How to fix a faulty MacBook hard disk

Your Mac hard disk is goosed. You’ve been to the Apple Store and they’ve run some tests and they’ve told you there’s nothing they can do. They suggest you reformat your disk and restore the data from Time Machine… Except you don’t have any backups.

If your Mac boots into its Recovery Partition then you might be in luck.

Here’s a few steps to help you get as much data off a faulty MacBook hard disk. Your level of success with these steps is hard to forecast as it depends on how badly damaged your disk is.

You’ll need

  • your faulty Mac
  • a second “working” Mac
  • a cable to connect the two Macs
  • an external drive
  • a copy of DiskWarrior

Basic Idea

The basic idea is to connect the two Macs via the cable, repair the disk, and copy any retrievable files to the external drive.

The cable

To access your faulty Mac from the working Mac, you'll need a Thunderbolt cable. Your Apple store will sell these. If not try Amazon for a cheaper Belkin option.

If the two Macs are Macbook Pros you could also use a Firewire 800 cable, but check that both Macs have the port before spending the money.

Tip - look after the packaging, because you can return items to both the Apple store and Amazon and get your money back.


DiskWarrior is an excellent piece of software. Its purpose it is to recover as much data as possible. There are no guarantees that it will recover all your data, but its the best on the market for Macs.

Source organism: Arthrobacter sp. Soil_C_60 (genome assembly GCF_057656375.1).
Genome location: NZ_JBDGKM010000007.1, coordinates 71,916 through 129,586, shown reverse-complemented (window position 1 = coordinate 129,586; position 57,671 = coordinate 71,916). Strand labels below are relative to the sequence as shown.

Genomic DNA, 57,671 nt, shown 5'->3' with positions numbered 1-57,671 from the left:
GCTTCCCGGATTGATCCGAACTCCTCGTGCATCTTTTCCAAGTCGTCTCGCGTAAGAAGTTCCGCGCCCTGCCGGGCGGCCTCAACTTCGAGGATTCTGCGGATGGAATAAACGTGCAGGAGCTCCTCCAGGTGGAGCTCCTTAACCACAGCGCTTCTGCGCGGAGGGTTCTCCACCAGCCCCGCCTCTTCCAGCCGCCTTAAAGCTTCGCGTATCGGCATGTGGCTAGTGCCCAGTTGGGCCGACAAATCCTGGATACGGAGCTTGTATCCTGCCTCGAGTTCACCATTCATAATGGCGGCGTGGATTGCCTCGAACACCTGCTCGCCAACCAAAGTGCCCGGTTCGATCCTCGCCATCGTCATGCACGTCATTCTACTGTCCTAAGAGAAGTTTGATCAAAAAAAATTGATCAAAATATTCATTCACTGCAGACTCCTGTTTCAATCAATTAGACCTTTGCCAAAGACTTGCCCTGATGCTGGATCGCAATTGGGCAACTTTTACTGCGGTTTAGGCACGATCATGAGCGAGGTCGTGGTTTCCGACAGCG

Its pricey at US$99, but far cheaper than paying an forensic expert to recover the data. Purchase and download DiskWarrior on to working Mac.

Connecting the two Macs

Switch off both Macs and hook them up using the Thunderbolt cable. Switch on the working Mac and let it boot up into the ready state.
Next we need to boot the faulty Mac into “target disk mode”, which will make the faulty Mac appear as an external drive to the working Mac (it might not visibly appear on the desktop because of the faulty drive issue).
Hold down the ’T’ key on the faulty Mac and power it up. The faulty Mac will boot up into a very basic screen displaying either the Thunderbolt or Firewire logo.

Here’s a Youtube video that shows the process:

Repairing the disk

Its now time to repair the faulty drive using DiskWarrior. Launch DiskWarrior on the working Mac and point it at the faulty drive - which should be visible in the DiskWarrior drop down menu.

Follow the DiskWarrior instructions and let it repair the drive. This process can take up to an hour to complete, depending on the size of the drive and the extent of the damage.

Copying the files

Once DiskWarrior is finished you might end up with an unrecognisable folder structure, e.g. hundreds of folders named “Missing Folder X”. Copy these folders onto an external drive for safekeeping.

Fix your faulty Mac

With your files recovered and stored safely on the external drive, reboot your faulty Mac and let it enter recovery mode.
You should see the option to reinstall OS X.
If you’re not comfortable doing this yourself, go to an Apple store and ask a "Genius" to this for you.

Sift through the Missing Folders

Copy the collection of “Missing Folder X” folders that DiskWarrior recovered from the external drive on to your newly restored “faulty” Mac.

You can either browse through each folder and see if a folder contains meaningful content (photos, documents, etc.) and copy those into your personal folders or you can use Spotlight search and look for (doc, pdf, jpg files). In the Spotlight search results right-click or ctrl-click on a file and choose ‘Open enclosing folder’, which will take you directly into ‘Missing Folder X’ containing the files.


Hopefully you’ll have retrieved most of your data. So now the most important step is to use a sensible modern backup strategy.

Please backup your data. Its affordable and easy to do - read my blog post for an example.

Photo Credit: purplemattfish